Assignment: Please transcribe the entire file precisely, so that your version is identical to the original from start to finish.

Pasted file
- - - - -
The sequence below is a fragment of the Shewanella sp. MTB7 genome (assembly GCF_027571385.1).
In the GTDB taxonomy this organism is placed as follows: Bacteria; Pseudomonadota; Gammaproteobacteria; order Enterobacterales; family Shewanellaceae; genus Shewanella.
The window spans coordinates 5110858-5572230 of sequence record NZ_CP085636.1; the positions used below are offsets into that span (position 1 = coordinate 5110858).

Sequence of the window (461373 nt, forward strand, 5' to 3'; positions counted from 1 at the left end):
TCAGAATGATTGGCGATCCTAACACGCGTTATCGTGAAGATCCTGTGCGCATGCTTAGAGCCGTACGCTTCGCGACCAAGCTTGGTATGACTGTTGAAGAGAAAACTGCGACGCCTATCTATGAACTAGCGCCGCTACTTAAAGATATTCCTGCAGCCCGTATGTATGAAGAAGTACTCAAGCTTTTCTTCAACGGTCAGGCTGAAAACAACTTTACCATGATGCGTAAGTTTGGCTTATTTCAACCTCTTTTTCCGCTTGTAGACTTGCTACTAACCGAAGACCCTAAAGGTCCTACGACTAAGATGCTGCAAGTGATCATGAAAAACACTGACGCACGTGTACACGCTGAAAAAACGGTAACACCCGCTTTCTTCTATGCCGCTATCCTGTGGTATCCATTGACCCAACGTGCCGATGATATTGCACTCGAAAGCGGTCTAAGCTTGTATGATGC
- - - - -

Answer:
The sequence below is a fragment of the Shewanella sp. MTB7 genome (assembly GCF_027571385.1).
In the GTDB taxonomy this organism is placed as follows: Bacteria; Pseudomonadota; Gammaproteobacteria; order Enterobacterales; family Shewanellaceae; genus Shewanella.
The window spans coordinates 5110858-5572230 of sequence record NZ_CP085636.1; the positions used below are offsets into that span (position 1 = coordinate 5110858).

Sequence of the window (461373 nt, forward strand, 5' to 3'; positions counted from 1 at the left end):
TCAGAATGATTGGCGATCCTAACACGCGTTATCGTGAAGATCCTGTGCGCATGCTTAGAGCCGTACGCTTCGCGACCAAGCTTGGTATGACTGTTGAAGAGAAAACTGCGACGCCTATCTATGAACTAGCGCCGCTACTTAAAGATATTCCTGCAGCCCGTATGTATGAAGAAGTACTCAAGCTTTTCTTCAACGGTCAGGCTGAAAACAACTTTACCATGATGCGTAAGTTTGGCTTATTTCAACCTCTTTTTCCGCTTGTAGACTTGCTACTAACCGAAGACCCTAAAGGTCCTACGACTAAGATGCTGCAAGTGATCATGAAAAACACTGACGCACGTGTACACGCTGAAAAAACGGTAACACCCGCTTTCTTCTATGCCGCTATCCTGTGGTATCCATTGACCCAACGTGCCGATGATATTGCACTCGAAAGCGGTCTAAGCTTGTATGATGC